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Gold prices have staged a four-day rally after having enjoyed a strong run since mid-September on expectations that the U.S. Federal Reserve would hold off on raising rates before the end of the year.
Analysts are now predicting further strength in the yellow metal as demand for physical gold should lend support to the interest rate related rally, and as weakness is starting to creep into the U.S. dollar.
Spot gold traded flat Thursday, off its three and a half month high of $1,184, down from $1,190 in the previous session, where it rallied 1.4 percent after weak data from the U.S. and China upped expectations of a 2016 Federal Reserve interest rate rise.
"The expectations of that Federal Reserve rate hike are going back and back. We did a poll in our base metals summit survey earlier this week and the majority of the audience are expecting a post December hike, those expectations are being pushed out," head of commodities research at Macquarie, Colin Hamilton told CNBC.
Weakness in the dollar has also backed the move in gold. The greenback is currently trading close to seven-week lows against a basket of currencies, with the euro up 2.3 percent against the dollar in the last two weeks, at around $1.14.
This follows sharp falls seen in the single currency earlier in the year, when it fell to its lowest level in 12 years against the dollar in March of $1.056 after the European Central Bank began its government bond buying program.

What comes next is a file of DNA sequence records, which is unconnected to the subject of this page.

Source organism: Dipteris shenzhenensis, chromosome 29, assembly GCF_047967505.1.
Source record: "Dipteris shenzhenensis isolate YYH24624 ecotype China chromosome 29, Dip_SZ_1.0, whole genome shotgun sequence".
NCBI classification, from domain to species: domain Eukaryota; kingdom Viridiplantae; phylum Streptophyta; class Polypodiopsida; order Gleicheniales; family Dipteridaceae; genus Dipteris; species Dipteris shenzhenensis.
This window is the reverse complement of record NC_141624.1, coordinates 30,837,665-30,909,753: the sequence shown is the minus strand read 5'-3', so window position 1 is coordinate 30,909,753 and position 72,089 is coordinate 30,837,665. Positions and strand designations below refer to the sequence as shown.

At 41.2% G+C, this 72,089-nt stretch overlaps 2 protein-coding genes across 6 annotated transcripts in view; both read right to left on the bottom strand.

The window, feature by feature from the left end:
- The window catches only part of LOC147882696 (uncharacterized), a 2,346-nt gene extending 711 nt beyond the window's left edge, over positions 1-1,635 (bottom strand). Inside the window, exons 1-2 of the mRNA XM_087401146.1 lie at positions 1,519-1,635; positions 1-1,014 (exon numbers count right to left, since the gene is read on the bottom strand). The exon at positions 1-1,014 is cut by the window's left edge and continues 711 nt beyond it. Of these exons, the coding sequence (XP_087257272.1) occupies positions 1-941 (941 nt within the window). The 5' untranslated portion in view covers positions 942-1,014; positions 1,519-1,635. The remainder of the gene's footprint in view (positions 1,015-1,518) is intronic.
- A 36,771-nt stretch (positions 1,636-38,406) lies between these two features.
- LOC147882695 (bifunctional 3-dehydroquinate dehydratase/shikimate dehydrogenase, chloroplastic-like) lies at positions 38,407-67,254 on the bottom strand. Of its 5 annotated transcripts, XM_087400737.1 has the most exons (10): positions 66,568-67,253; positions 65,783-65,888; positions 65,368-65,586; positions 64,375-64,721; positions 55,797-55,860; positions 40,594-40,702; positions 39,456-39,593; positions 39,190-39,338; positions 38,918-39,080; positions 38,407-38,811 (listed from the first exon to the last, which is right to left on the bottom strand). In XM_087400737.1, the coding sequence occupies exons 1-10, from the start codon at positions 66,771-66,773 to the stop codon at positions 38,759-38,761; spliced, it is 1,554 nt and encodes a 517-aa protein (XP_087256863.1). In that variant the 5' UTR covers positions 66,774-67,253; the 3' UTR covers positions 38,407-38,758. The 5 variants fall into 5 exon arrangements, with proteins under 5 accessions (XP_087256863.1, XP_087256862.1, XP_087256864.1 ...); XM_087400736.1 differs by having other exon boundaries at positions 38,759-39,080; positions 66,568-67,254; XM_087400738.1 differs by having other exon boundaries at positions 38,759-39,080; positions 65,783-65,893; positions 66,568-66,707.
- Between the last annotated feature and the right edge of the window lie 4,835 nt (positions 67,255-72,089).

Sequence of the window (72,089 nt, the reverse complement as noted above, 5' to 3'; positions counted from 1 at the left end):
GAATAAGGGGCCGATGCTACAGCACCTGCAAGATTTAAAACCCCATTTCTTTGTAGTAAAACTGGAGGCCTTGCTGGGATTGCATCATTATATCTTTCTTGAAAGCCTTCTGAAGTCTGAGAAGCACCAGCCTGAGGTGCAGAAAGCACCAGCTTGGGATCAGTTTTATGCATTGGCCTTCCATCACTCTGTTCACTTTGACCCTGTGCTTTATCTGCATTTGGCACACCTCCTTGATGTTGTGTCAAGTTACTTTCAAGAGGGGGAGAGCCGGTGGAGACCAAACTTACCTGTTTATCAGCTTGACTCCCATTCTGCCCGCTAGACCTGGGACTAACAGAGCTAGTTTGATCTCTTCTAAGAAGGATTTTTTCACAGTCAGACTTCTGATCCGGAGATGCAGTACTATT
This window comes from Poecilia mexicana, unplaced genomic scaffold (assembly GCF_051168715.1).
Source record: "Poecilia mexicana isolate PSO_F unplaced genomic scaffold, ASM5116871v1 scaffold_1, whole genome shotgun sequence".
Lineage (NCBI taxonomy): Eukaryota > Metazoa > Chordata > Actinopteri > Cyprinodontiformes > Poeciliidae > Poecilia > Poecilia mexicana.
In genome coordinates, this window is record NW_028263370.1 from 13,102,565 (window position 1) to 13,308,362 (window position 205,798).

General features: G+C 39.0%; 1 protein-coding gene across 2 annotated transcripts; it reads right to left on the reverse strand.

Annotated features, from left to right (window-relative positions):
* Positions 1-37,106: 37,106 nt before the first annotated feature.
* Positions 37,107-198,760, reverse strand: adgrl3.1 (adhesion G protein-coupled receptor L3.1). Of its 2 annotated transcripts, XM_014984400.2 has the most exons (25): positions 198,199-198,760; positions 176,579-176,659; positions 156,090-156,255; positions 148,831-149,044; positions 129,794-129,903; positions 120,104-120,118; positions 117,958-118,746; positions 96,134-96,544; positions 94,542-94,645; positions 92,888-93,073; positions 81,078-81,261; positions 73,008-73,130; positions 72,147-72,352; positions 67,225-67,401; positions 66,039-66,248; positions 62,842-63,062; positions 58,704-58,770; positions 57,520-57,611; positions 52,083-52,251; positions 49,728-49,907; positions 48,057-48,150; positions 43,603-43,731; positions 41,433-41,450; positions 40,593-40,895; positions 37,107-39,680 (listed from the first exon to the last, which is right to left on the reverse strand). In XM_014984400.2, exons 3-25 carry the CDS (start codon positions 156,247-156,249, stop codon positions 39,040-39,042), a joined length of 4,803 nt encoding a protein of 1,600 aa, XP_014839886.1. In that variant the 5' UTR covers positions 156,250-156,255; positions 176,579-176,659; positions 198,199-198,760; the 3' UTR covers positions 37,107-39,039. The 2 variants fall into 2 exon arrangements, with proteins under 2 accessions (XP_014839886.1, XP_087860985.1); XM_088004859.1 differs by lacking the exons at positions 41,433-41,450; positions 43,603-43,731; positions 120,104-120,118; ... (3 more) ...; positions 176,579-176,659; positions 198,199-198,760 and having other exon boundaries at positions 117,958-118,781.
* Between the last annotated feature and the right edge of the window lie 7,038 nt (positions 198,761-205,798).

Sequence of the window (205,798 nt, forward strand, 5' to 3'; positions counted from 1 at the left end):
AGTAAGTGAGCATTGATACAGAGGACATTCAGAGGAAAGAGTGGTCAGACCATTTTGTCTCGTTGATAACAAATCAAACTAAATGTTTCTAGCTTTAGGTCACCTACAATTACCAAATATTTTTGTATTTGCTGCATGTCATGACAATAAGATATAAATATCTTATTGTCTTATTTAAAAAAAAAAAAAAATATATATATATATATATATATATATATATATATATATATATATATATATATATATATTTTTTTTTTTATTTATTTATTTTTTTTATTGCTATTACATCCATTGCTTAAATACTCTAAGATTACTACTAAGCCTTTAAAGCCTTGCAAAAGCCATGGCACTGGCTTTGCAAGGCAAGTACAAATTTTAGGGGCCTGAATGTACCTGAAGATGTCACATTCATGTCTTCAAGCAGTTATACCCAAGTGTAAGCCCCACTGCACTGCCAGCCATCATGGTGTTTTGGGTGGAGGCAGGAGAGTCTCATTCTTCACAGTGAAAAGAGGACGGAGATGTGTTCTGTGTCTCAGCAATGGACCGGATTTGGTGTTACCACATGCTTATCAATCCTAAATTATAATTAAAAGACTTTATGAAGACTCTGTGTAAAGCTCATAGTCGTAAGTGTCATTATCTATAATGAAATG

"The gold price has been driven by expectations of the U.S. dollar and as the next Fed hike gets pushed out to probably March 2016, I suspect that is what the futures markets is pricing in now, we will see gold prices move higher. It is also a safe haven demand that is driving the price higher," metals & mining analyst at BMO Capital Markets, Jessica Fung told CNBC.
"China as a consumer doesn't impact the gold price that much at this point in time. I think the market focus is really on the expectations and that U.S. Fed rate hike. I think gold and silver might have a ways to run as we continue to see the expectation of that rate hike pushed out though later into 2016," she added.
Data from UBS published last week showed gold positioning has been creeping higher in recent weeks. Edel Tully, a strategist at the bank, said appetite from key physical markets in the weeks ahead will be important, not only in terms of the impact on global supply and demand, but in terms of how this would affect investor sentiment.
ETF holdings of precious metals decreased in the last month, with the exception of gold according to Capital Economics.
The latest industry data also shows that retail demand for silver and gold coins has picked up strongly over the past, the group said in a note to clients published Thursday.
"You have the support from the potential renewed spike in risk aversion, which we see as positive for gold," head of G10 FX research at Credit Agricole, Valentin Marinov told CNBC.